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2003 Baseball America
Freshman of the Year: Ryan Braun
by John Manuel
OMAHA--Some of the names on Miami's freshman records list are known to fans of college and major league baseball alike.
Pat Burrell has the mark for most total bases. Charles Johnson holds the mark for triples. Kevin Howard, Baseball America's Freshman of the Year in 2000, holds the record for doubles.
Now those storied names need to make way for perhaps the best freshman season in Miami history. Shortstop Ryan Braun, out of Granada Hills (Calif.) High, led a young Hurricanes team that had only one player drafted back to the College World Series, carrying the team at the plate while taking over shortstop duties midway through the season. For his efforts, he joined Burrell and Howard as 'Canes who have won Baseball America's Freshman of the Year Award.
"Ryan Braun has hit in the three-hole for us and played shortstop for us the second half of the year, and that's a big reason why we have gotten hot in the second half," Miami coach Jim Morris said. "You break a Pat Burrell record, you've done something right."
Braun entered the CWS hitting .374-17-74, leading the Hurricanes in the triple crown categories. His 74 RBIs tie him for sixth all-time on Miami's single-season list and better the freshman record Burrell set with 67 in 1996, when he led the nation in batting at .484.
Like Burrell, Braun turned it up in the postseason, getting his most important RBIs of the year in the super-regional against North Carolina State. Braun slammed a three-run homer in the first inning of the first game, then won it with a walk-off homer in the bottom of the ninth off Wolfpack closer (and fellow Freshman All-American) Joey Devine.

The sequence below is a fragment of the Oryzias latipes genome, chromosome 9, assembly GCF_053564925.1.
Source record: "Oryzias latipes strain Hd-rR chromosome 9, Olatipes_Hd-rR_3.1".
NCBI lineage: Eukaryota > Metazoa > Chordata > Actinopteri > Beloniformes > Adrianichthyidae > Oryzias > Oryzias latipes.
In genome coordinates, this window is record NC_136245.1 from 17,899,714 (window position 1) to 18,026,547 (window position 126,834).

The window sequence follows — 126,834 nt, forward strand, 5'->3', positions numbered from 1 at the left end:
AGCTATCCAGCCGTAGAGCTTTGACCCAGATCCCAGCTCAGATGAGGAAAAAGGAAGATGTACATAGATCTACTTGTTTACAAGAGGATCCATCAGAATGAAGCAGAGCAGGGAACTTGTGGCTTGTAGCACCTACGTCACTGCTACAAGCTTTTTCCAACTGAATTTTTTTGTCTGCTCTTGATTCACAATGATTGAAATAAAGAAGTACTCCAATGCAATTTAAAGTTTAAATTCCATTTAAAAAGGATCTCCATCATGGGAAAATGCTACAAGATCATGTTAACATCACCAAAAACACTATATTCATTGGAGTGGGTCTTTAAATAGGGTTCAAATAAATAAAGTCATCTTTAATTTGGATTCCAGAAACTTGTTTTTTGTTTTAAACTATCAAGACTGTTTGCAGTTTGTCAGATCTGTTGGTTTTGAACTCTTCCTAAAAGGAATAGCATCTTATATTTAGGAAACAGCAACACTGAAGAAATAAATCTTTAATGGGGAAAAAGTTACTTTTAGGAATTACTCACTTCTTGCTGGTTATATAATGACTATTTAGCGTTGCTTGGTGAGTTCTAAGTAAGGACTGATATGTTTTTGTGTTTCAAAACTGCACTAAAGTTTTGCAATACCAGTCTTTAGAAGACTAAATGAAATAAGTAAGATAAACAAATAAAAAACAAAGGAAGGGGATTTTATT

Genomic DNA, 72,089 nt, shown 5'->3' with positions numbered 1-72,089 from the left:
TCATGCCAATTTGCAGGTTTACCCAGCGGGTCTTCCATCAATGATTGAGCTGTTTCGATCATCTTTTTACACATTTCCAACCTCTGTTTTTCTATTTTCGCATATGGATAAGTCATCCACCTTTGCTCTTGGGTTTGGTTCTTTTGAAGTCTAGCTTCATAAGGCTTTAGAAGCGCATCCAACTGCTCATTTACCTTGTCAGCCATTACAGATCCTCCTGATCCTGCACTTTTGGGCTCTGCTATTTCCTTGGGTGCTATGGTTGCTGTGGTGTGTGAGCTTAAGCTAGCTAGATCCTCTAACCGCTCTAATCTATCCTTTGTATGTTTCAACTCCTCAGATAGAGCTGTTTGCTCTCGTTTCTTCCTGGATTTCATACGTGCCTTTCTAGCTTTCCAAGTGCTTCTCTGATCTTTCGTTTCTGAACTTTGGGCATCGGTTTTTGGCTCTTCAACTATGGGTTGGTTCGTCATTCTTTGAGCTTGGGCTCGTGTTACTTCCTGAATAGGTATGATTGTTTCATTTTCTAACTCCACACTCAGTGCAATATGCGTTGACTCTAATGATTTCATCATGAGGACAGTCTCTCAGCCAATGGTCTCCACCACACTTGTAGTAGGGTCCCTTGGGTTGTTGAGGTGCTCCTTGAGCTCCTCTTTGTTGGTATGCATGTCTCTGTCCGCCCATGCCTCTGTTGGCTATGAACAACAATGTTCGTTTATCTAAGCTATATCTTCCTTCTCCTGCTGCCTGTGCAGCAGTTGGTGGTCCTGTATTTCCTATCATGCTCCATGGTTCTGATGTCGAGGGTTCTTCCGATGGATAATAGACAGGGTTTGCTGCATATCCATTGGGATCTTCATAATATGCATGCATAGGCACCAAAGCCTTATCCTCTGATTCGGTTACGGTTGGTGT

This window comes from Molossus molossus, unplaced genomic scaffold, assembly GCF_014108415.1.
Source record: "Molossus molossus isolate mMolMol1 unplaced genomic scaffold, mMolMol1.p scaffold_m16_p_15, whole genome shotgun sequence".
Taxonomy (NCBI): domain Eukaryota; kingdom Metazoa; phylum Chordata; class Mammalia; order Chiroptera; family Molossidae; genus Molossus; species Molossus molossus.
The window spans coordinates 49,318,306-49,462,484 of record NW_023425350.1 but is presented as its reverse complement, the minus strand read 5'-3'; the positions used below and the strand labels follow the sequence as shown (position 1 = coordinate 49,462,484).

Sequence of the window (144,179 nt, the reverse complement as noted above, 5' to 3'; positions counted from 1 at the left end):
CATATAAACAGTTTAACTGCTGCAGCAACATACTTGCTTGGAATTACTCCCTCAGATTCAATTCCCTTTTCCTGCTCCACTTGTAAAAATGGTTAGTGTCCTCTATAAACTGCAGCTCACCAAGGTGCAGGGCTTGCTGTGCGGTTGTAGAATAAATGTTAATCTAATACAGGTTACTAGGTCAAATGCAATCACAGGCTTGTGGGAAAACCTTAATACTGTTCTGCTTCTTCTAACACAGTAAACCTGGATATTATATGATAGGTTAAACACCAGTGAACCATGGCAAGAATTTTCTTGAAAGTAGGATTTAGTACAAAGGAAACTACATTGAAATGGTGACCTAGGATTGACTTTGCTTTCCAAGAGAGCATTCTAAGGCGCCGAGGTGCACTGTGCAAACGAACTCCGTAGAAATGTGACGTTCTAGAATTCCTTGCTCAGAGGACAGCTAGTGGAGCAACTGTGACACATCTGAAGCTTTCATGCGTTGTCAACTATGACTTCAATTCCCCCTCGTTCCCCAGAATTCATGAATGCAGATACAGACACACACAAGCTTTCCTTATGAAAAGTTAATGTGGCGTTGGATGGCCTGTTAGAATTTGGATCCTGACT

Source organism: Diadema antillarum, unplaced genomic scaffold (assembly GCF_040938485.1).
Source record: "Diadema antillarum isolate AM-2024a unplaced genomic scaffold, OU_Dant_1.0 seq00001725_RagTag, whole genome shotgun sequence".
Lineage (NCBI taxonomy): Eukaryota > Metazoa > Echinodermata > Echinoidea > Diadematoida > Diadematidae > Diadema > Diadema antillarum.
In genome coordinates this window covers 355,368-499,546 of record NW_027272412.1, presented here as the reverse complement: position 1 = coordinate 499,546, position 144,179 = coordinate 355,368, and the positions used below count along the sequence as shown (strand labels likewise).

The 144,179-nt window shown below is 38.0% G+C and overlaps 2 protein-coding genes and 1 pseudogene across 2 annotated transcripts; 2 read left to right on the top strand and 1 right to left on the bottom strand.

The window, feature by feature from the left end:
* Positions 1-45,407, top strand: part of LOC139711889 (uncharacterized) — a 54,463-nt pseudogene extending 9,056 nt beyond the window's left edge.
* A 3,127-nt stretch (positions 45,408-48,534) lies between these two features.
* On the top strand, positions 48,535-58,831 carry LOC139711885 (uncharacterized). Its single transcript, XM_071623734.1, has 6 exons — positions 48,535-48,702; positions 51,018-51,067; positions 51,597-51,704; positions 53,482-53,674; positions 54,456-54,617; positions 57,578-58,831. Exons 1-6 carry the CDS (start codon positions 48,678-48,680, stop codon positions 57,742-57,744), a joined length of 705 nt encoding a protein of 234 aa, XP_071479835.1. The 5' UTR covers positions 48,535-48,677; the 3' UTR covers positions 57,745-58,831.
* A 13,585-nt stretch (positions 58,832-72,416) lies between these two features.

It was the 12th game-winning hit of the season for Braun, and the third walk-off homer, capping a comeback from a 9-3 deficit. Miami won the next day for its eighth trip to Omaha in 10 years.
"I definitely pride myself in that, doing well in pressure situations," Braun said. "I'm confident in myself as a hitter and look forward to hitting in those situations."
At one time this season, hitting was all Braun had to look forward to. After choosing Miami over Stanford and coming East like Burrell and Howard had, Braun didn't have a tremendous fall, according to Morris. Sophomore Paco Figueroa, who had started as a freshman, beat Braun out for the shortstop job, and Braun settled in as the DH with occasional cameos at second and third base.
"It was extremely challenging being the DH," Braun said. "There was nothing to take your mind off of it if you had a bad at-bat, and it was completely different from playing in the field. After a while I got adjusted, and I was glad I at least had a chance to contribute and help the team win."
He did that regularly at the plate, and when given a chance to do so with the glove, Braun was ready. He took over the shortstop job with 20 games left in the regular season and shined with the glove since taking over as the starter.
"As the DH, I just wanted to get in the lineup," Braun said. "When I got the chance to be the shortstop, I wanted to make sure I took pride in my defensive skills and made the most of the opportunity."
So not only has Braun joined luminaries like Burrell in Miami lore, but he's also priming himself to join the long line of top shortstops that Morris has coached, which stretches back to Nomar Garciaparra at Georgia Tech. Miami's shortstop legacy indirectly includes Alex Rodriguez, who nearly came to school before signing as the No. 1 pick in the 1993 draft and who has donated $4 million toward construction at Mark Light Field, which will be transformed into Alex Rodriguez Stadium by 2005. Braun's 6-foot-2, 187-pound frame evokes comparisons to the bigger shortstops starring in the big leagues.
"He looks like a Nomar or A-Rod physically," Morris said. "I'm not going to put those kinds of comparisons on him, but he's been a special player for us."